Company Overview of Anheuser-Busch, Inc.
Anheuser-Busch, Inc. engages in the beer brewing business. The company offers its products through a network of independent beer wholesalers in America. The company was founded in 1925 and is based in St. Louis, Missouri. Anheuser-Busch, Inc. operates as a subsidiary of Anheuser-Busch Companies, LLC.
One Busch Place
St. Louis, MO 63118
Founded in 1925
Key Executives for Anheuser-Busch, Inc.
Chief Executive Officer and President
Executive Vice President of Global Industry Development
Vice President of Business Operations
Vice President of Marketing Solutions
Vice President of Premium Lights
Compensation as of Fiscal Year 2012.
Anheuser-Busch, Inc. Key Developments
Federal Judge Dismisses Oglala Sioux Tribe Lawsuit Against Four Whiteclay Beer Stores
Oct 1 12
A federal judge dismissed an American Indian tribe's lawsuit on October 1, 2012 that blamed beer makers and nearby stores for chronic alcoholism on an impoverished South Dakota reservation, saying the case belonged in state court but gave a subtle nod to the tribe's claims. The lawsuit was filed by the Oglala Sioux Tribe, which governs the Pine Ridge Indian Reservation, where alcohol is banned. Four beer stores named in the suit sold the equivalent of 4.3 million 12-ounce cans last year even though they're in Whiteclay, a Nebraska town with about a dozen residents on the reservation's border. The judge dismissed the case without prejudice, meaning the tribe could take its claims to state court. The tribe filed the lawsuit in February against the four Whiteclay beer stores, as well as regional distributors and four manufacturers: Anheuser-Busch, Inc., Molson Coors Brewing Company, MillerCoors LLC and Pabst Brewing Company, Inc. The lawsuit alleges that the stores and beer makers allowed alcohol sales to Pine Ridge residents knowing they would smuggle it onto the reservation to drink or resell. The beer makers supplied the stores with "volumes of beer far in excess of an amount that could be sold in compliance with the laws of the state of Nebraska" and the tribe, the lawsuit alleged.
Anheuser-Busch, Inc. to Invest More Than $1 Billion in U.S. Operations through 2014
Oct 4 11
Anheuser-Busch, Inc. announced plans to invest more than $1 billion in its breweries and other facilities nationwide that will support the growth of its brands and reinforce its commitment to local U.S. communities where it operates. These capital expenditures include resources spent or committed in 2011 toward projects to further modernize brewing processes, upgrade systems to reduce greenhouse gas emissions, and install equipment for new products and innovations, among other items, with additional allocations being made for projects through 2014. In addition to its breweries, company was investing in its agricultural operations and other facilities. For example, earlier 2011 the company announced a $40 million investment in its Longhorn Glass facility in Houston. The project involved a re-bricking of the very heart of the plant - its furnace - and expanded production capacity with the introduction of one of the fastest glass-forming machines in the world.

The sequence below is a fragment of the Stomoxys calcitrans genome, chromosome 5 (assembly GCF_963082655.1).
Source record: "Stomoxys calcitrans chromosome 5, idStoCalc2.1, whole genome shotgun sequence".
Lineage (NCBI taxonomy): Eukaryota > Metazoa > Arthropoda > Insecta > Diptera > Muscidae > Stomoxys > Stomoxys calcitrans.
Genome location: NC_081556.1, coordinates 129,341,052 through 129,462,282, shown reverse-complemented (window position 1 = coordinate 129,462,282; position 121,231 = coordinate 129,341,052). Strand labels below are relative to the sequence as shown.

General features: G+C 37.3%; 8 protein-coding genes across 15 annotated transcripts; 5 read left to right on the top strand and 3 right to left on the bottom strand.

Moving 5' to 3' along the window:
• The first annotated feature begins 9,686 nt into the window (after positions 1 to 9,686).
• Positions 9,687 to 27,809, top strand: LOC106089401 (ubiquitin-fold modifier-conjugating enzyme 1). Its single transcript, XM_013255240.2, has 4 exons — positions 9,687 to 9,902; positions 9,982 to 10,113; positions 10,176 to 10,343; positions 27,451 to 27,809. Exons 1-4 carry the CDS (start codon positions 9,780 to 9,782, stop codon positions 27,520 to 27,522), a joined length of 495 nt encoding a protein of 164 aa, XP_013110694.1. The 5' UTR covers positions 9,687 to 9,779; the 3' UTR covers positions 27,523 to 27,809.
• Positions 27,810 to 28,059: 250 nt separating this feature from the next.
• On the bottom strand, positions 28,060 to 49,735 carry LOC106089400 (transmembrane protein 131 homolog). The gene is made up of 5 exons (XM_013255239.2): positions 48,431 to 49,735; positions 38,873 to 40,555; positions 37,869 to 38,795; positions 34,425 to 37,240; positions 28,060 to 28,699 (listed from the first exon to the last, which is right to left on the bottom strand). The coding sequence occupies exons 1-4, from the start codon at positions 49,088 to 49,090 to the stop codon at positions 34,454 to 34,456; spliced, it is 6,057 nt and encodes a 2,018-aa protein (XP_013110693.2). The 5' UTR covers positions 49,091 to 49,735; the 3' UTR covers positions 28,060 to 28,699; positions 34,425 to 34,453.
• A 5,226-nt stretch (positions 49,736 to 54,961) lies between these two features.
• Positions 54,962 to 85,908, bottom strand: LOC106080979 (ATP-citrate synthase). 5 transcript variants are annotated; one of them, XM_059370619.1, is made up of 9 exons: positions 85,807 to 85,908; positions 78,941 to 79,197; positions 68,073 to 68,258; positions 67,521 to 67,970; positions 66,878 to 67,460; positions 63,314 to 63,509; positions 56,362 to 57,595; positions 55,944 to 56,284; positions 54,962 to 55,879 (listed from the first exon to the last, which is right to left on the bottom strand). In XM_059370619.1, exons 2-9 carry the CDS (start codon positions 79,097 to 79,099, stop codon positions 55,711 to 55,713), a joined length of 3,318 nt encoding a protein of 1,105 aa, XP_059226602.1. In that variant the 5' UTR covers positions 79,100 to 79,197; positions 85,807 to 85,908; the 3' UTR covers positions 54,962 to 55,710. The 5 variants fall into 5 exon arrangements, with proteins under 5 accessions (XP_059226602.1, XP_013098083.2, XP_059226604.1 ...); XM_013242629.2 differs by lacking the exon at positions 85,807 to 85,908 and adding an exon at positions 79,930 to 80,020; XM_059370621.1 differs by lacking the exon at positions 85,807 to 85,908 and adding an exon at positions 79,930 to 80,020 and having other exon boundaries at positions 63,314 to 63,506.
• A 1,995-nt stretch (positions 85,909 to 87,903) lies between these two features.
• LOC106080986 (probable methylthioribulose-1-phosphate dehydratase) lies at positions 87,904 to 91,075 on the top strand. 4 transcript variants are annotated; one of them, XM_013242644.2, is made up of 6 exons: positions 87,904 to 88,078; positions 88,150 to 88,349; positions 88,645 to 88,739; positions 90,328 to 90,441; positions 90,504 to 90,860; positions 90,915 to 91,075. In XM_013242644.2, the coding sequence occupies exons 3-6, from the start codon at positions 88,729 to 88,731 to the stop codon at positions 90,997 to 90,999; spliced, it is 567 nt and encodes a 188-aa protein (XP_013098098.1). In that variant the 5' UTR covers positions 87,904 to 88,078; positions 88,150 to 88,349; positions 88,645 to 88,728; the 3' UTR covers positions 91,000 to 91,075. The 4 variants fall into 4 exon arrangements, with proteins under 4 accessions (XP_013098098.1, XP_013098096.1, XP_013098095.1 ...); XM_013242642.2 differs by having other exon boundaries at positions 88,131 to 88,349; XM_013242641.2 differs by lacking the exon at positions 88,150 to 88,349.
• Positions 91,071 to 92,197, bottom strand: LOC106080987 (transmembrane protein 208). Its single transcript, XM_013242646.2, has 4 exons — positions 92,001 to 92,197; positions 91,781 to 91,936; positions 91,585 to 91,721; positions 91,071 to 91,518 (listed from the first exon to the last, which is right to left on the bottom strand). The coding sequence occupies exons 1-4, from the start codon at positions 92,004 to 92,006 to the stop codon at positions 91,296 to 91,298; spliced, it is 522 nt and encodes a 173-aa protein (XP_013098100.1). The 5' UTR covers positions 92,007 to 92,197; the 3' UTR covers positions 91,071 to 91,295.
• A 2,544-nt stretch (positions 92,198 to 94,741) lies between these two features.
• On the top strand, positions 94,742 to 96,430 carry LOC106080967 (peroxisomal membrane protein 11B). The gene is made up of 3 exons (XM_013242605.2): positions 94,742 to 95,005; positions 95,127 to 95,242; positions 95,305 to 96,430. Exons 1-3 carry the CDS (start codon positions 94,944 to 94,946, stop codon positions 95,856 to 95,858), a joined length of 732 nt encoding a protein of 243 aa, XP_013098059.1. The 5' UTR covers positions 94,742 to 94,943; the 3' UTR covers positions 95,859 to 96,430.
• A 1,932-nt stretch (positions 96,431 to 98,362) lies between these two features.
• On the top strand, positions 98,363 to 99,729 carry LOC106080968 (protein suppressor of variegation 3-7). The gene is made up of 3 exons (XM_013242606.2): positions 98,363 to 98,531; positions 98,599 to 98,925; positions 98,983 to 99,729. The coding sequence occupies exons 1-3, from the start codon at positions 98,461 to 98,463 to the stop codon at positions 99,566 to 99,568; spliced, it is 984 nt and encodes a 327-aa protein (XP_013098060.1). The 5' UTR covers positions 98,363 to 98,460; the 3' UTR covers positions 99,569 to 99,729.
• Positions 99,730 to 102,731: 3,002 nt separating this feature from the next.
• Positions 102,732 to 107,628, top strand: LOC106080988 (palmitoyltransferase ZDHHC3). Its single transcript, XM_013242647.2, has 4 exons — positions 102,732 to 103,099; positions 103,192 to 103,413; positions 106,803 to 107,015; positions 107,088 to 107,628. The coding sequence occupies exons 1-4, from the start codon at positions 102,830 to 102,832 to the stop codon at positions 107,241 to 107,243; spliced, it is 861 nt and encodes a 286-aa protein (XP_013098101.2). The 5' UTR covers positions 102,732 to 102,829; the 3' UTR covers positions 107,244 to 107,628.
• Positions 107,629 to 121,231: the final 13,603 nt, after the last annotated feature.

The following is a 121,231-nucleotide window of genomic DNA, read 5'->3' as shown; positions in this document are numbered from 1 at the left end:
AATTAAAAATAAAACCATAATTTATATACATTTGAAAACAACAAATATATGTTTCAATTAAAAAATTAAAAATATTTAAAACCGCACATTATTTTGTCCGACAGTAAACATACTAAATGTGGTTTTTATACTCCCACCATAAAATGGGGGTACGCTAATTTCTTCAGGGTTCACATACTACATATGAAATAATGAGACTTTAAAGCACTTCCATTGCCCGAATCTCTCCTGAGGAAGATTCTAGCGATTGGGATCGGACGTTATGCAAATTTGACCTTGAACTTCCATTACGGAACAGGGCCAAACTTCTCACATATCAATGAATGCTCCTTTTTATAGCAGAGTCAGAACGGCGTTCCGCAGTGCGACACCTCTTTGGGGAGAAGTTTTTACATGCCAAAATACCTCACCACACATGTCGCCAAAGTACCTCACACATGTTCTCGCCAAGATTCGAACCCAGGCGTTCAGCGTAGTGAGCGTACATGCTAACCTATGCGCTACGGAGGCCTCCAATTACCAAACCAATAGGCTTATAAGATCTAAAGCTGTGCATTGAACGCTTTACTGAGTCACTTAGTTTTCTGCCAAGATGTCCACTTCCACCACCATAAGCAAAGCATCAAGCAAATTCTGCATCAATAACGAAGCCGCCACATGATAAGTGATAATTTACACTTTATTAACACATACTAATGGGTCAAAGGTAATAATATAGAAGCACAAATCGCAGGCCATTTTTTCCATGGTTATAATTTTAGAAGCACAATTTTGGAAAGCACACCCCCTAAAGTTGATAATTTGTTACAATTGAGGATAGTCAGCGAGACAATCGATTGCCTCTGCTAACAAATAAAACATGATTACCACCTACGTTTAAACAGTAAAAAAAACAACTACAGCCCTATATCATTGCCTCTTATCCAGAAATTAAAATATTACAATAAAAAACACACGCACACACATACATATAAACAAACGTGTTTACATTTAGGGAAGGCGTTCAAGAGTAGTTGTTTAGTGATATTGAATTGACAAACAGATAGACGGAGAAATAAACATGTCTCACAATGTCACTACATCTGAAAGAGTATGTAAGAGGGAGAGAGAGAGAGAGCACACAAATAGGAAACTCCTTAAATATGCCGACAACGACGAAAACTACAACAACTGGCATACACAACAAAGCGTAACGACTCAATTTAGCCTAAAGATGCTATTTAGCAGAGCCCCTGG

Francine I. Katz Sues Anheuser-Busch Inc. for Gender Discrimination
Jun 14 11
A woman suing Anheuser-Busch Inc. for gender discrimination cannot be compelled to arbitrate her claims. Francine I. Katz, who worked for Anheuser-Busch for 20 years before leaving in 2008, alleges the company paid her 60% less than her male predecessor and that the company's corporate culture encourages a "locker room" and "frat party atmosphere" that created barriers to women employees' advancement. Anheuser-Busch argued that two separate arbitration agreements barred Katz from taking her claims to a jury. St. Louis Circuit Judge Mark Neill ruled against the brewery last August, and on Tuesday, the Missouri Court of Appeals Eastern District affirmed that neither agreement could be enforced against Katz. The contractual language defeated A-B's argument that Katz must arbitrate her claims because her legal claims involve conduct that occurred before the MAAC terminated. The appellate court pointed out that another provision of the MAAC specifies that the obligation to arbitrate survives the termination of an employee. The distinction between the two provisions shows the parties intended the MAAC to expire upon a change in control of the company.
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